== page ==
Assuming yoga positions, in the nude, in front of a mirror allowed me to see my body from a different perspective than I ever had before, and one where I had no traditional model of comparison. It was a very honest and unabashed look at myself and probably the first time I had ever done so objectively. With the purpose of discovery and learning more about myself physically, there was no room for criticism. What was previously “gross” and “embarrassing” was now simply interesting and even amusing. I felt more natural in my own skin than I have in a very long time. As I continue to familiarize myself with... myself, I find I am growing more comfortable and even a bit impressed.



Destany is an artist who works from home while raising her four kids, who range in age from teens to littles. A self proclaimed cheapskate and “maker-queen,” her do-it-yourself attitude compels her to promote self-education, frugality, and taking responsibility for our global community. She is attentive to her children and works to foster and maintain a deep connection with each one, while finding harmony within herself and remembering to take time for her husband. When she is not painting, cooking, gardening, knitting or playing with her kids – even the big ones, she is blogging about her life at They Are All of Me, where she shares crafts, recipes, and crazy mama mishaps that are bound to crop up when living with pets, teenagers and little ones.

Thursday, March 21, 2013

World Down Syndrome Day

Down syndrome means 3 copies of the 21st chromosome. And so, 3/21 is the perfect day for World Down Syndrome Day. I started just before midnight last night, posting photos of Spencer to my Facebook fan page with the caption "I love someone with Down syndrome." I've posted nearly 30 photos so far and there are more scheduled to post all evening.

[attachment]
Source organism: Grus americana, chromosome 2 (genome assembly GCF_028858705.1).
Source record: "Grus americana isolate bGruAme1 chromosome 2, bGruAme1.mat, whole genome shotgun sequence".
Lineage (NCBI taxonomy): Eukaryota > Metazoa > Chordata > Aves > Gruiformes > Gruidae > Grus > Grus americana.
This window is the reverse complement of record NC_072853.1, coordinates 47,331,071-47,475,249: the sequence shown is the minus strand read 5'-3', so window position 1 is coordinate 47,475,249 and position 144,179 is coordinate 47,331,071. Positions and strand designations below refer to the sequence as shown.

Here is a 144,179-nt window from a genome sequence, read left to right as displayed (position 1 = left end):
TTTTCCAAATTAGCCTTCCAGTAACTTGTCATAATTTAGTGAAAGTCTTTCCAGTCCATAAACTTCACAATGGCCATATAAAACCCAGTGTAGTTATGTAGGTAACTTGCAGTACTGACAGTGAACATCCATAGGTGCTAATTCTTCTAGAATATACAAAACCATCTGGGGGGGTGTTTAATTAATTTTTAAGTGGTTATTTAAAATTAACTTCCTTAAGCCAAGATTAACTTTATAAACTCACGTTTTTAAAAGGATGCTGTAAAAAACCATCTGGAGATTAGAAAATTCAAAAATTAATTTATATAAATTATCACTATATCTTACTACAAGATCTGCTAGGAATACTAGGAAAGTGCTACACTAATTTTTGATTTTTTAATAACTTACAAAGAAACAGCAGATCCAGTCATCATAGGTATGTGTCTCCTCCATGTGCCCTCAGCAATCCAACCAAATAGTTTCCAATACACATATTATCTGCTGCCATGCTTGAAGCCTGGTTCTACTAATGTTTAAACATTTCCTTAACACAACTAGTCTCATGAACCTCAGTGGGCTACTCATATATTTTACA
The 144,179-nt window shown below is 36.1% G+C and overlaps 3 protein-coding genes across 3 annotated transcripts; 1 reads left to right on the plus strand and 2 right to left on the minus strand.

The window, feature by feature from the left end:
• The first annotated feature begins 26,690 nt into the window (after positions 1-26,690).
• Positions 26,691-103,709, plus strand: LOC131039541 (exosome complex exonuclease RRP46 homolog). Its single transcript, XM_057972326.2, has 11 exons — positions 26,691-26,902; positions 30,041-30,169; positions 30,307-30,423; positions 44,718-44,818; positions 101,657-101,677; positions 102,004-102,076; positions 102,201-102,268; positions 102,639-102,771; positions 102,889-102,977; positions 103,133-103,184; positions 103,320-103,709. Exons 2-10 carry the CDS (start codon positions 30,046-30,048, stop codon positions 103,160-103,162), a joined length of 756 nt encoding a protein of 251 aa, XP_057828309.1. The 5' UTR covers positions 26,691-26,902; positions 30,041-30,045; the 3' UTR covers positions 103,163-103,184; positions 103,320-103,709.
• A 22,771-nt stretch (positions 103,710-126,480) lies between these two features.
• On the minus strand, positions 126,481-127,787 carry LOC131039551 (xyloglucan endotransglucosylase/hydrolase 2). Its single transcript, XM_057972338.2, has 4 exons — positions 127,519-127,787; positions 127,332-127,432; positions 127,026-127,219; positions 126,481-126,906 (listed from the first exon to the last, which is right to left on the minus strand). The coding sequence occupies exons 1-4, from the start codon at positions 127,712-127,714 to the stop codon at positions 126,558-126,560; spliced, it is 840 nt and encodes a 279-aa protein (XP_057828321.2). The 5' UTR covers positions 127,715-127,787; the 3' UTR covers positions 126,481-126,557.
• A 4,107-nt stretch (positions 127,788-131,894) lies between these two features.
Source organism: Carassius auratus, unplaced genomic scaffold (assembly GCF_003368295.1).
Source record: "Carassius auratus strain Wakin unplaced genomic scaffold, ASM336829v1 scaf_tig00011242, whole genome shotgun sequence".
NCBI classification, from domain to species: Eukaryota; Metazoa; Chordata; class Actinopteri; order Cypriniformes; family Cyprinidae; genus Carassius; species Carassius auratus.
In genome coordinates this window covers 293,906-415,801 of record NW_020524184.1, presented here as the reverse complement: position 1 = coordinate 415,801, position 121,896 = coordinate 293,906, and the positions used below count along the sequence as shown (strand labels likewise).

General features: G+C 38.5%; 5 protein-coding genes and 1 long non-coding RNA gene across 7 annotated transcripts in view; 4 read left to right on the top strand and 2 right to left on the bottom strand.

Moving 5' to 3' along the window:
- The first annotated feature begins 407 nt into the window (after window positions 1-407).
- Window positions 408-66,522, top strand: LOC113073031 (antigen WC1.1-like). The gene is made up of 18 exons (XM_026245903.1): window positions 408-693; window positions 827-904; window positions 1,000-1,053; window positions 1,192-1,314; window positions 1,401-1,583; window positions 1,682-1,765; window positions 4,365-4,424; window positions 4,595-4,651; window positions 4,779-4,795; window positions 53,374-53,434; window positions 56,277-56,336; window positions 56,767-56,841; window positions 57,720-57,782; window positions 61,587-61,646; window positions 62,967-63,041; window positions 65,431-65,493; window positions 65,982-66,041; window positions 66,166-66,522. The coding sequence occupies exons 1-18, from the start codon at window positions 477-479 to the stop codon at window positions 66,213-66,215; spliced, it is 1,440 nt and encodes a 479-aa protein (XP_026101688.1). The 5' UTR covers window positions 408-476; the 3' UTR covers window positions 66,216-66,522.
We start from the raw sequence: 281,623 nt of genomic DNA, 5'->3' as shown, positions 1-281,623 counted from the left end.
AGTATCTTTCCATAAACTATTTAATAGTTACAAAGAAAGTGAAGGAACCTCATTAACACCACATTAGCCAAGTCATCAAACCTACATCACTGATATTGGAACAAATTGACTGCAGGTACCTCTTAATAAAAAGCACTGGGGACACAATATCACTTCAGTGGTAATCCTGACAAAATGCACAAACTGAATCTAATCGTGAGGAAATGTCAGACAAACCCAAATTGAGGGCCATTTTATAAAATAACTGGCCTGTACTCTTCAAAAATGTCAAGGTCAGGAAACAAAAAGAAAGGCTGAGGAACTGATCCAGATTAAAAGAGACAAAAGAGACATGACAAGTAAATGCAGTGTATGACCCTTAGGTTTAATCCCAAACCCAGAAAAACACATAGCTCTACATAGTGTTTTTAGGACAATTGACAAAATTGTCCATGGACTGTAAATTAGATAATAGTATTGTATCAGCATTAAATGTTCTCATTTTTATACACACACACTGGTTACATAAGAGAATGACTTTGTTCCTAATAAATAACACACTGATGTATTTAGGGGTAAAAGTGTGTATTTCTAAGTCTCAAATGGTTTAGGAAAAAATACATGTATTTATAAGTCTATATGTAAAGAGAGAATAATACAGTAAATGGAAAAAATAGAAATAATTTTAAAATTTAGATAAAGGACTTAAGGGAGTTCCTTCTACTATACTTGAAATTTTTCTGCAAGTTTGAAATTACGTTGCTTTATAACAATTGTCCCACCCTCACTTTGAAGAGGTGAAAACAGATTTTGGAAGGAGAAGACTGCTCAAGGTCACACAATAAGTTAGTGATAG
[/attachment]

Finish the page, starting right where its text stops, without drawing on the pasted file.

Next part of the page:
I have been amazed by the outpouring of love and support. Friends, families, fans and even strangers have been passing our posts along. My goal is/was to spread one message: babies with DS are loved - not a burden. Photos of Spencer are not sad or depressing or weird or freakish or whatever. Spencer is an adorable baby. His smile is absolutely contagious, even in still life. Here is the #1 most shared photo so far:



Please feel free to share this post or come on over to Momma Jorje on Facebook to pick out your own favorite. There were plenty of popular ones! I work toward awareness and acceptance on a daily basis.

Do you love Spencer? How could ya not?!

Wednesday, March 20, 2013

Mamatography 2013 - Week 11

Day 69 - March 10



I try to keep the cabinets baby-friendly.
He loves to play with the bags and water jugs under the sink.

Tuesday, March 19, 2013

Clutter Minimized

Welcome to the March edition of the Simply Living Blog Carnival - Clearing the Clutter cohosted by Mandy at Living Peacefully with Children, Laura at Authentic Parenting, Jennifer at True Confessions of a Real Mommy, and Joella at Fine and Fair. This month our participants wrote about de-cluttering and cleaning up. Please check out the links to their thoughts at the end of this post.